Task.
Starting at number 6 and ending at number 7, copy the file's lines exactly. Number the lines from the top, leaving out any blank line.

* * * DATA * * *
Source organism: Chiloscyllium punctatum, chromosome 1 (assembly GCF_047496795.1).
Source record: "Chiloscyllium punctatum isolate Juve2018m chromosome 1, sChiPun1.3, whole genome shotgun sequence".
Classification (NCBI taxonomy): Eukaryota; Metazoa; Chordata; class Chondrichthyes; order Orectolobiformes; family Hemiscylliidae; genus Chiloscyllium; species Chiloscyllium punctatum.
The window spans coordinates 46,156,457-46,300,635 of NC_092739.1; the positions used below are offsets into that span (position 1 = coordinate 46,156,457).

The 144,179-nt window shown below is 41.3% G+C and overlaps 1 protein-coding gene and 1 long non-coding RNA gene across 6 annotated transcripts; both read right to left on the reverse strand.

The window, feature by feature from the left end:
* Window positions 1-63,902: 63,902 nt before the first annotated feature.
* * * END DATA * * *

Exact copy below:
The window, feature by feature from the left end:
* Window positions 1-63,902: 63,902 nt before the first annotated feature.